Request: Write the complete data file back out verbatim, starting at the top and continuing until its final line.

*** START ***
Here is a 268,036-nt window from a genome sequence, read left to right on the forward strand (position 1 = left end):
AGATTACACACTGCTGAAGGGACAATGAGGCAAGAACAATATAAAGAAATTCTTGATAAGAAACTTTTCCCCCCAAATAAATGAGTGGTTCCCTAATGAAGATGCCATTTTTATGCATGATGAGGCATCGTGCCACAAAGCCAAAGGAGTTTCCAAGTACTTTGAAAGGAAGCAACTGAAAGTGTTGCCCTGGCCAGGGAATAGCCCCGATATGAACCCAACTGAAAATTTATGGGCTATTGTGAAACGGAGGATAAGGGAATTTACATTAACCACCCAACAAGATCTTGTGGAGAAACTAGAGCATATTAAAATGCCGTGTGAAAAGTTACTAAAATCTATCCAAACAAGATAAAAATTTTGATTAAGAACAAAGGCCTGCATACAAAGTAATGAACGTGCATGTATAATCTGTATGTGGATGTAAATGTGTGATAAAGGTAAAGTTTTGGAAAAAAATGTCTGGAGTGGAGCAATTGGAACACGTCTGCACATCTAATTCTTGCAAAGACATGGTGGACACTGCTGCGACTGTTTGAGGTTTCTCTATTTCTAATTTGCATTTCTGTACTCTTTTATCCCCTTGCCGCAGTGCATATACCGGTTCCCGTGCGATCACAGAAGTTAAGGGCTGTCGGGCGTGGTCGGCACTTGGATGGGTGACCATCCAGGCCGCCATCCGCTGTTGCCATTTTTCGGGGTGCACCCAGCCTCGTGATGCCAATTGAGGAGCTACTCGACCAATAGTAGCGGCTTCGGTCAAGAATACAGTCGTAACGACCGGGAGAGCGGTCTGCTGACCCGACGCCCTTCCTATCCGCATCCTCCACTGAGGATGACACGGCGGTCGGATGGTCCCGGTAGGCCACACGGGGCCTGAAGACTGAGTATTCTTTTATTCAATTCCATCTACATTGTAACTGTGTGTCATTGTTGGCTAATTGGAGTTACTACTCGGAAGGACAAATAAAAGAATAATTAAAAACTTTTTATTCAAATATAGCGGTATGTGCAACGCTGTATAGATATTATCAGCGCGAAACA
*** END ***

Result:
Here is a 268,036-nt window from a genome sequence, read left to right on the forward strand (position 1 = left end):
AGATTACACACTGCTGAAGGGACAATGAGGCAAGAACAATATAAAGAAATTCTTGATAAGAAACTTTTCCCCCCAAATAAATGAGTGGTTCCCTAATGAAGATGCCATTTTTATGCATGATGAGGCATCGTGCCACAAAGCCAAAGGAGTTTCCAAGTACTTTGAAAGGAAGCAACTGAAAGTGTTGCCCTGGCCAGGGAATAGCCCCGATATGAACCCAACTGAAAATTTATGGGCTATTGTGAAACGGAGGATAAGGGAATTTACATTAACCACCCAACAAGATCTTGTGGAGAAACTAGAGCATATTAAAATGCCGTGTGAAAAGTTACTAAAATCTATCCAAACAAGATAAAAATTTTGATTAAGAACAAAGGCCTGCATACAAAGTAATGAACGTGCATGTATAATCTGTATGTGGATGTAAATGTGTGATAAAGGTAAAGTTTTGGAAAAAAATGTCTGGAGTGGAGCAATTGGAACACGTCTGCACATCTAATTCTTGCAAAGACATGGTGGACACTGCTGCGACTGTTTGAGGTTTCTCTATTTCTAATTTGCATTTCTGTACTCTTTTATCCCCTTGCCGCAGTGCATATACCGGTTCCCGTGCGATCACAGAAGTTAAGGGCTGTCGGGCGTGGTCGGCACTTGGATGGGTGACCATCCAGGCCGCCATCCGCTGTTGCCATTTTTCGGGGTGCACCCAGCCTCGTGATGCCAATTGAGGAGCTACTCGACCAATAGTAGCGGCTTCGGTCAAGAATACAGTCGTAACGACCGGGAGAGCGGTCTGCTGACCCGACGCCCTTCCTATCCGCATCCTCCACTGAGGATGACACGGCGGTCGGATGGTCCCGGTAGGCCACACGGGGCCTGAAGACTGAGTATTCTTTTATTCAATTCCATCTACATTGTAACTGTGTGTCATTGTTGGCTAATTGGAGTTACTACTCGGAAGGACAAATAAAAGAATAATTAAAAACTTTTTATTCAAATATAGCGGTATGTGCAACGCTGTATAGATATTATCAGCGCGAAACA